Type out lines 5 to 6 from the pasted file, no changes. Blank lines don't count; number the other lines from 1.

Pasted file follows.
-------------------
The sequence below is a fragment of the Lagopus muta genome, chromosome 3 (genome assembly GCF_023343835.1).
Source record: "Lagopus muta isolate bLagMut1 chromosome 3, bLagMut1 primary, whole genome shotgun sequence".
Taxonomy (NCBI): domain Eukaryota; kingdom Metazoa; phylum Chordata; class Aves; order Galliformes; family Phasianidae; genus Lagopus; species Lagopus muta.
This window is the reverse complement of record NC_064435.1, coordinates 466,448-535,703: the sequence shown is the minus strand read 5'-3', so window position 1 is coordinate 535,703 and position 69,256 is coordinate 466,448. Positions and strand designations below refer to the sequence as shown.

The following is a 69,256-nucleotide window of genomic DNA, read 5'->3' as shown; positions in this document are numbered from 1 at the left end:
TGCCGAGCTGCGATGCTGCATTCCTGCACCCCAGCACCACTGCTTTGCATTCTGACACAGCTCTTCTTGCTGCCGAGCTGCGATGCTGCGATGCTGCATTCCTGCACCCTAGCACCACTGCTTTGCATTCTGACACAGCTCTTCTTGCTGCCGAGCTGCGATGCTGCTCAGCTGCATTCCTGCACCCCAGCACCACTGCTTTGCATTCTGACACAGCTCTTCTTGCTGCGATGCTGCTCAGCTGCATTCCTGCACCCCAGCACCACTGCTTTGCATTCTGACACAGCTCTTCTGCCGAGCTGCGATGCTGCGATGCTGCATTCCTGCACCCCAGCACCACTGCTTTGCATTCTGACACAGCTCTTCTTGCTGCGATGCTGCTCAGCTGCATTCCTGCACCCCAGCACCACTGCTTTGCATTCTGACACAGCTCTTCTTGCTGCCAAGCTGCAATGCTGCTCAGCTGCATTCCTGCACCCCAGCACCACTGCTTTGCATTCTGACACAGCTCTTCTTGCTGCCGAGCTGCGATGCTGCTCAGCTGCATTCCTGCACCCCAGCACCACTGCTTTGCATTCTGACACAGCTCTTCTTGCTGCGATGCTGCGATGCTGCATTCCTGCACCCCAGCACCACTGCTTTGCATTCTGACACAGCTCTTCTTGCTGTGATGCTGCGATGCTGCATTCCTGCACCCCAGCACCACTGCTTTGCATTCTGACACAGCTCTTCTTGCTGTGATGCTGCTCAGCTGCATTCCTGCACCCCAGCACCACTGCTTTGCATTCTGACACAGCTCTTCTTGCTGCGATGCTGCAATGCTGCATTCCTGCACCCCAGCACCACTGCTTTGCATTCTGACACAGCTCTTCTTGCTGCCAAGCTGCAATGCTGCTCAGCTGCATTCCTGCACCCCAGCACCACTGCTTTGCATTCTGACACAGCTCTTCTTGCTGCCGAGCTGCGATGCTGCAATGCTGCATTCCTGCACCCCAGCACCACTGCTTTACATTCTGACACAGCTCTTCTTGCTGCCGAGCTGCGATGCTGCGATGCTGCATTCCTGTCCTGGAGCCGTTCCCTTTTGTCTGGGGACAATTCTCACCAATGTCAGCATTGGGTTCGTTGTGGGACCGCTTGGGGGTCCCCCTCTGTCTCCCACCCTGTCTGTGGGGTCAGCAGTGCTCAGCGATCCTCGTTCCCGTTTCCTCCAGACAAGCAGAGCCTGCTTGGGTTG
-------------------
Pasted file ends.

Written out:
The following is a 69,256-nucleotide window of genomic DNA, read 5'->3' as shown; positions in this document are numbered from 1 at the left end:
TGCCGAGCTGCGATGCTGCATTCCTGCACCCCAGCACCACTGCTTTGCATTCTGACACAGCTCTTCTTGCTGCCGAGCTGCGATGCTGCGATGCTGCATTCCTGCACCCTAGCACCACTGCTTTGCATTCTGACACAGCTCTTCTTGCTGCCGAGCTGCGATGCTGCTCAGCTGCATTCCTGCACCCCAGCACCACTGCTTTGCATTCTGACACAGCTCTTCTTGCTGCGATGCTGCTCAGCTGCATTCCTGCACCCCAGCACCACTGCTTTGCATTCTGACACAGCTCTTCTGCCGAGCTGCGATGCTGCGATGCTGCATTCCTGCACCCCAGCACCACTGCTTTGCATTCTGACACAGCTCTTCTTGCTGCGATGCTGCTCAGCTGCATTCCTGCACCCCAGCACCACTGCTTTGCATTCTGACACAGCTCTTCTTGCTGCCAAGCTGCAATGCTGCTCAGCTGCATTCCTGCACCCCAGCACCACTGCTTTGCATTCTGACACAGCTCTTCTTGCTGCCGAGCTGCGATGCTGCTCAGCTGCATTCCTGCACCCCAGCACCACTGCTTTGCATTCTGACACAGCTCTTCTTGCTGCGATGCTGCGATGCTGCATTCCTGCACCCCAGCACCACTGCTTTGCATTCTGACACAGCTCTTCTTGCTGTGATGCTGCGATGCTGCATTCCTGCACCCCAGCACCACTGCTTTGCATTCTGACACAGCTCTTCTTGCTGTGATGCTGCTCAGCTGCATTCCTGCACCCCAGCACCACTGCTTTGCATTCTGACACAGCTCTTCTTGCTGCGATGCTGCAATGCTGCATTCCTGCACCCCAGCACCACTGCTTTGCATTCTGACACAGCTCTTCTTGCTGCCAAGCTGCAATGCTGCTCAGCTGCATTCCTGCACCCCAGCACCACTGCTTTGCATTCTGACACAGCTCTTCTTGCTGCCGAGCTGCGATGCTGCAATGCTGCATTCCTGCACCCCAGCACCACTGCTTTACATTCTGACACAGCTCTTCTTGCTGCCGAGCTGCGATGCTGCGATGCTGCATTCCTGTCCTGGAGCCGTTCCCTTTTGTCTGGGGACAATTCTCACCAATGTCAGCATTGGGTTCGTTGTGGGACCGCTTGGGGGTCCCCCTCTGTCTCCCACCCTGTCTGTGGGGTCAGCAGTGCTCAGCGATCCTCGTTCCCGTTTCCTCCAGACAAGCAGAGCCTGCTTGGGTTG